Procurement 18 August 2016

Five ways to stay on top of your overflowing email inbox

Does an email inbox like this send shivers down your spine?
Does an email inbox like this send shivers down your spine?

When you’re running your own business, it can be easy to find yourself drowning in emails and getting distracted from the day-to-day work that you actually need to do.

So if you never seem to be able to properly stay on top of your inbox, are there any practical steps you can take to lighten the email load? Here are five methods for managing your emails and keeping your inbox organised.

(1) Keeping your inbox at zero

If your work emails are constantly overflowing, you may find an “inbox zero” approach can be beneficial. Coined by 43 Folders creator Merlin Mann, it’s a rigorous approach to email management aimed at keeping your inbox empty – or nearly empty – at all times.

Mann suggests five possible actions to take for each message: delete, delegate, respond, defer and do. The theory is that by killing your emails as they arrive, answering them right away or filing them into a to-do system as tasks, you should then have more time to focus on the other important parts of your daily work.

(2) Pressing pause on your inbox

If you find that emails are causing a distraction when you’re trying to concentrate on a specific project – or if you just can’t resist the urge to check a new message the moment it arrives – you may want to consider installing an “inbox pause” button. Designed by productivity tool developer Baydin, it’s an app that temporarily stops the flow of email messages into your inbox, so you can check those emails at a designated later time.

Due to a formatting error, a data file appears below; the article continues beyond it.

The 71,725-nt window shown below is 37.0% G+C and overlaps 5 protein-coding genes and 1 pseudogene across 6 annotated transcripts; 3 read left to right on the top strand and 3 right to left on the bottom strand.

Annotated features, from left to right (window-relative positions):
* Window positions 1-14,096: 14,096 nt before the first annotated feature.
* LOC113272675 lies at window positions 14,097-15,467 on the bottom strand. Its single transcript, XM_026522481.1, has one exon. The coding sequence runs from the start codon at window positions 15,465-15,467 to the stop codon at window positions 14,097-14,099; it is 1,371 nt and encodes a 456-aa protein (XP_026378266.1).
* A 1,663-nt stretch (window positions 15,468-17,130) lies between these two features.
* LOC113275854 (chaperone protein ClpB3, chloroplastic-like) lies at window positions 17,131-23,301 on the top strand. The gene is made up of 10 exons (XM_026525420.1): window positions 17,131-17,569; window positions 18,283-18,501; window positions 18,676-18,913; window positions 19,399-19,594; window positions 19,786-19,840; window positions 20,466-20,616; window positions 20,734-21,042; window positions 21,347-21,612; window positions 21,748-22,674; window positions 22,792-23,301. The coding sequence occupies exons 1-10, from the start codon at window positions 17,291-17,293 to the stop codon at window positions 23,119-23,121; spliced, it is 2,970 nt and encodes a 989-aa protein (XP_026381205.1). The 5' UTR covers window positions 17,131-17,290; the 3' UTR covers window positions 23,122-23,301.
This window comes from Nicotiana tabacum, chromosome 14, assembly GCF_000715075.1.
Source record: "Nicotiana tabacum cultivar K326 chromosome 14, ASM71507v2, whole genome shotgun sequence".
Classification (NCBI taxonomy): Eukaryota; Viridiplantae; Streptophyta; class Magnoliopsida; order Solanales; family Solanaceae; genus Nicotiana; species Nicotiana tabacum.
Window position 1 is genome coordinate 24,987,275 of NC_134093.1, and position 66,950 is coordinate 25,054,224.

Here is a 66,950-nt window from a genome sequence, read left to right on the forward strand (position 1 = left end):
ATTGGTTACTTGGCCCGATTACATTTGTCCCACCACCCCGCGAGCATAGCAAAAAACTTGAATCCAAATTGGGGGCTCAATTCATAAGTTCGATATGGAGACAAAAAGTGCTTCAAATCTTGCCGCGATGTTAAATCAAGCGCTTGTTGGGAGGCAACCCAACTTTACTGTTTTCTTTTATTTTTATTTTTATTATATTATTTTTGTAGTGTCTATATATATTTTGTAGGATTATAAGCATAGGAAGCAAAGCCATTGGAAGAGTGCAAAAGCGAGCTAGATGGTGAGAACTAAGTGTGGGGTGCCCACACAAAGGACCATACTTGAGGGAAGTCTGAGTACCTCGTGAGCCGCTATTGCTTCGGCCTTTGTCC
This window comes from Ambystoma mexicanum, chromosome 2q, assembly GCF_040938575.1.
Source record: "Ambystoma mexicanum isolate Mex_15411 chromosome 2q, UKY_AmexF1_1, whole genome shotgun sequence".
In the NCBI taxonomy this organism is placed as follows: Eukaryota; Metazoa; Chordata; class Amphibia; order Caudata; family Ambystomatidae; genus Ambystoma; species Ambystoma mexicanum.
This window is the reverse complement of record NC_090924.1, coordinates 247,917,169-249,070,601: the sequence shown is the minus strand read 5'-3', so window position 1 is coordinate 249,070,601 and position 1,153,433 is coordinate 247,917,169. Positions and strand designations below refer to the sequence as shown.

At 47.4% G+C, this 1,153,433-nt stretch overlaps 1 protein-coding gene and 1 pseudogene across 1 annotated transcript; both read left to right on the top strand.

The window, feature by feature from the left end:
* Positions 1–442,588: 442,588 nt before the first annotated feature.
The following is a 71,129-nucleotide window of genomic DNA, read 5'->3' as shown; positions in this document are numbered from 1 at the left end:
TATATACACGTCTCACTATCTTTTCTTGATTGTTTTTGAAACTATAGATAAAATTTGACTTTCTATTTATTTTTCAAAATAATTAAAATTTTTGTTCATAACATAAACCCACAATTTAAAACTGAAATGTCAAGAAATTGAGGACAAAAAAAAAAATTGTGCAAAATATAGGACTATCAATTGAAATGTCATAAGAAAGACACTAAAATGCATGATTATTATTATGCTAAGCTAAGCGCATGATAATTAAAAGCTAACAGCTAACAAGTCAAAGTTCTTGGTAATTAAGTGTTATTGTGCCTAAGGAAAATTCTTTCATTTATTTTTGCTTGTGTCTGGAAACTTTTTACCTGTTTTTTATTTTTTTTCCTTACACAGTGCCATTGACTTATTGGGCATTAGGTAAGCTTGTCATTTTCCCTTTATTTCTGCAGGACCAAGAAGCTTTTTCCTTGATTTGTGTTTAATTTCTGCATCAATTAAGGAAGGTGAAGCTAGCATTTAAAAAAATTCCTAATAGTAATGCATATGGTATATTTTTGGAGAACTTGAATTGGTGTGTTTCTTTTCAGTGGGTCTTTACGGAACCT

Alternatively, for a less extreme method of avoiding email distractions, turning off your notifications is a good way to keep focussed on the task in hand and not on your inbox.

(3) Finishing old emails before you tackle new ones

It’s easy to procrastinate over responding to hard or difficult emails, so if that’s a problem you have you may want to check out the Yesterbox method. Developed by Zappo’s CEO Tony Hsieh, the idea is that you process yesterday’s inbox instead of today’s – so you always know how many emails you have to respond to each day.

Providing it’s not something urgent, the idea is that you’ll still respond to everything within 24 hours and you won’t procrastinate on sending a response to a tricky query.

(4) Using text expanders to save time

If part of your work is to frequently answer the same kinds of questions or send emails with similar text, you may be able to save some of that time and hassle by using a text expansion app like Text Expander or Phrase Express.

Using these apps, you can program a short phrase to automatically fill in a large amount of text, for example, typing “queryshipping” would automatically “expand” into your full shipping FAQs. Similarly, you could also develop a few canned email responses that you can set to answer specific types of messages.

(5) Defer your messages until a better time

Some emails arrive before they need your attention – for example, the tickets for next month’s conference aren’t important right now, but will be very important the day before. By setting up an “inbox snooze” feature (either directly through a native email service like Gmail, or a third party application like this one provided by Streak), you can hide messages in your inbox until a time you specify in the future, meaning they won’t clog up your inbox and distract you in the meantime.

Ed Molyneux is CEO and co-founder of FreeAgent.

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